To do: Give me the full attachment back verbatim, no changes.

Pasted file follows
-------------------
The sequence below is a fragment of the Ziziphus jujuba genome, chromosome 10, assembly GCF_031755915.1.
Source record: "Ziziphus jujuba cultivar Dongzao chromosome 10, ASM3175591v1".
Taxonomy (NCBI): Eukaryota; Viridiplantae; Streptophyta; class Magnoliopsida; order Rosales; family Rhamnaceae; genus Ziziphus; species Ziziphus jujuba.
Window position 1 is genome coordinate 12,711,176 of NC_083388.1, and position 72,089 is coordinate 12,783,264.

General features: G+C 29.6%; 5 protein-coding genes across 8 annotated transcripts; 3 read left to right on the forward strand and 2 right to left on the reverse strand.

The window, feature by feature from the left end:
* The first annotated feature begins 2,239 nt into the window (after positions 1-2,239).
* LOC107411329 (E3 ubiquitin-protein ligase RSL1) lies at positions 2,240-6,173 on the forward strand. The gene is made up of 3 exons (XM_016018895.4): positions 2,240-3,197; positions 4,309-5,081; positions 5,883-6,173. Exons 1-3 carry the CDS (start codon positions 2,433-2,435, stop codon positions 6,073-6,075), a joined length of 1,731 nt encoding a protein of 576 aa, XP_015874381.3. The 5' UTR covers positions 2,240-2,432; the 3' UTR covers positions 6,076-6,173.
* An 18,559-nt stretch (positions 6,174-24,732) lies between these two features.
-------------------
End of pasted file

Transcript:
The sequence below is a fragment of the Ziziphus jujuba genome, chromosome 10, assembly GCF_031755915.1.
Source record: "Ziziphus jujuba cultivar Dongzao chromosome 10, ASM3175591v1".
Taxonomy (NCBI): Eukaryota; Viridiplantae; Streptophyta; class Magnoliopsida; order Rosales; family Rhamnaceae; genus Ziziphus; species Ziziphus jujuba.
Window position 1 is genome coordinate 12,711,176 of NC_083388.1, and position 72,089 is coordinate 12,783,264.

General features: G+C 29.6%; 5 protein-coding genes across 8 annotated transcripts; 3 read left to right on the forward strand and 2 right to left on the reverse strand.

The window, feature by feature from the left end:
* The first annotated feature begins 2,239 nt into the window (after positions 1-2,239).
* LOC107411329 (E3 ubiquitin-protein ligase RSL1) lies at positions 2,240-6,173 on the forward strand. The gene is made up of 3 exons (XM_016018895.4): positions 2,240-3,197; positions 4,309-5,081; positions 5,883-6,173. Exons 1-3 carry the CDS (start codon positions 2,433-2,435, stop codon positions 6,073-6,075), a joined length of 1,731 nt encoding a protein of 576 aa, XP_015874381.3. The 5' UTR covers positions 2,240-2,432; the 3' UTR covers positions 6,076-6,173.
* An 18,559-nt stretch (positions 6,174-24,732) lies between these two features.